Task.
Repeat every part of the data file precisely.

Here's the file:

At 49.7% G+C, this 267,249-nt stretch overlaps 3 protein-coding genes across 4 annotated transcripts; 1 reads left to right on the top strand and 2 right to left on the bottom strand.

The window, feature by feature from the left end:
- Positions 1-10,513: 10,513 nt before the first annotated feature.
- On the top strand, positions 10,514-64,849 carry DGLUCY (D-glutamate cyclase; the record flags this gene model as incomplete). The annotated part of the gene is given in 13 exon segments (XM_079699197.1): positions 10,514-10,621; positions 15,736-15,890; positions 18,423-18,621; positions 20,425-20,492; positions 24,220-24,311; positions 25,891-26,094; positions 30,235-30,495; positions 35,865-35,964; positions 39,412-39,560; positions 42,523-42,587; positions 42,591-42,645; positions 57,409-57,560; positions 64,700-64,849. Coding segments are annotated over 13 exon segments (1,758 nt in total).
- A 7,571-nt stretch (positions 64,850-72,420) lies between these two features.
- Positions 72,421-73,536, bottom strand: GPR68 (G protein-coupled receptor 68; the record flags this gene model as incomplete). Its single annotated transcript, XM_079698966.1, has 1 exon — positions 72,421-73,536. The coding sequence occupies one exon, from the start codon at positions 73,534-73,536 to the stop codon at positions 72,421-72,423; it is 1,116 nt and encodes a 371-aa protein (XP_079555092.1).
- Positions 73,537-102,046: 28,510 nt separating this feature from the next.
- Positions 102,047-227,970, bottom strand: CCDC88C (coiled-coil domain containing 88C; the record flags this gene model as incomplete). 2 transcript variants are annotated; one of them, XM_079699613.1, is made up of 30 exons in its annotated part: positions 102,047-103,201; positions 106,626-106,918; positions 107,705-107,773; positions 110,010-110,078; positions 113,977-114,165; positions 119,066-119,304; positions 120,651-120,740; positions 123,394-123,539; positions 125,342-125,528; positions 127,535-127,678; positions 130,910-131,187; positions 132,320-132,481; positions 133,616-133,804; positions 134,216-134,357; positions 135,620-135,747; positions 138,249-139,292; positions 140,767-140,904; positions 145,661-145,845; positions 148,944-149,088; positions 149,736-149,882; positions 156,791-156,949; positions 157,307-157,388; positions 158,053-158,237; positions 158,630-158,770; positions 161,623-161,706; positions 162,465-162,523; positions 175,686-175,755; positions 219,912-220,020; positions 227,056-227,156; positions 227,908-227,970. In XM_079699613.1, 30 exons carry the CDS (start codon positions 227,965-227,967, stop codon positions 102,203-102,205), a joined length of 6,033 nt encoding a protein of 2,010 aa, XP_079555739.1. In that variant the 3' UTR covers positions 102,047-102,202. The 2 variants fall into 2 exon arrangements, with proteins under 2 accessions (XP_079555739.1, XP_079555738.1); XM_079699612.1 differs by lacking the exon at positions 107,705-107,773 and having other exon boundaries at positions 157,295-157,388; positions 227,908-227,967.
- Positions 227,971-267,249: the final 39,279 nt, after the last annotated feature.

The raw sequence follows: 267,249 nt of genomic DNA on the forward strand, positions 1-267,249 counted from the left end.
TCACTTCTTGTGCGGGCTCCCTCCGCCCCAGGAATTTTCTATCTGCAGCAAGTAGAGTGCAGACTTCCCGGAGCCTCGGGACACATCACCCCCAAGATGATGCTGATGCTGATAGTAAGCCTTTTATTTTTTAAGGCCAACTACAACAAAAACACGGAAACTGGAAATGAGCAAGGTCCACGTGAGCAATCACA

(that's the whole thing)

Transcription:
At 49.7% G+C, this 267,249-nt stretch overlaps 3 protein-coding genes across 4 annotated transcripts; 1 reads left to right on the top strand and 2 right to left on the bottom strand.

The window, feature by feature from the left end:
- Positions 1-10,513: 10,513 nt before the first annotated feature.
- On the top strand, positions 10,514-64,849 carry DGLUCY (D-glutamate cyclase; the record flags this gene model as incomplete). The annotated part of the gene is given in 13 exon segments (XM_079699197.1): positions 10,514-10,621; positions 15,736-15,890; positions 18,423-18,621; positions 20,425-20,492; positions 24,220-24,311; positions 25,891-26,094; positions 30,235-30,495; positions 35,865-35,964; positions 39,412-39,560; positions 42,523-42,587; positions 42,591-42,645; positions 57,409-57,560; positions 64,700-64,849. Coding segments are annotated over 13 exon segments (1,758 nt in total).
- A 7,571-nt stretch (positions 64,850-72,420) lies between these two features.
- Positions 72,421-73,536, bottom strand: GPR68 (G protein-coupled receptor 68; the record flags this gene model as incomplete). Its single annotated transcript, XM_079698966.1, has 1 exon — positions 72,421-73,536. The coding sequence occupies one exon, from the start codon at positions 73,534-73,536 to the stop codon at positions 72,421-72,423; it is 1,116 nt and encodes a 371-aa protein (XP_079555092.1).
- Positions 73,537-102,046: 28,510 nt separating this feature from the next.
- Positions 102,047-227,970, bottom strand: CCDC88C (coiled-coil domain containing 88C; the record flags this gene model as incomplete). 2 transcript variants are annotated; one of them, XM_079699613.1, is made up of 30 exons in its annotated part: positions 102,047-103,201; positions 106,626-106,918; positions 107,705-107,773; positions 110,010-110,078; positions 113,977-114,165; positions 119,066-119,304; positions 120,651-120,740; positions 123,394-123,539; positions 125,342-125,528; positions 127,535-127,678; positions 130,910-131,187; positions 132,320-132,481; positions 133,616-133,804; positions 134,216-134,357; positions 135,620-135,747; positions 138,249-139,292; positions 140,767-140,904; positions 145,661-145,845; positions 148,944-149,088; positions 149,736-149,882; positions 156,791-156,949; positions 157,307-157,388; positions 158,053-158,237; positions 158,630-158,770; positions 161,623-161,706; positions 162,465-162,523; positions 175,686-175,755; positions 219,912-220,020; positions 227,056-227,156; positions 227,908-227,970. In XM_079699613.1, 30 exons carry the CDS (start codon positions 227,965-227,967, stop codon positions 102,203-102,205), a joined length of 6,033 nt encoding a protein of 2,010 aa, XP_079555739.1. In that variant the 3' UTR covers positions 102,047-102,202. The 2 variants fall into 2 exon arrangements, with proteins under 2 accessions (XP_079555739.1, XP_079555738.1); XM_079699612.1 differs by lacking the exon at positions 107,705-107,773 and having other exon boundaries at positions 157,295-157,388; positions 227,908-227,967.
- Positions 227,971-267,249: the final 39,279 nt, after the last annotated feature.

The raw sequence follows: 267,249 nt of genomic DNA on the forward strand, positions 1-267,249 counted from the left end.
TCACTTCTTGTGCGGGCTCCCTCCGCCCCAGGAATTTTCTATCTGCAGCAAGTAGAGTGCAGACTTCCCGGAGCCTCGGGACACATCACCCCCAAGATGATGCTGATGCTGATAGTAAGCCTTTTATTTTTTAAGGCCAACTACAACAAAAACACGGAAACTGGAAATGAGCAAGGTCCACGTGAGCAATCACA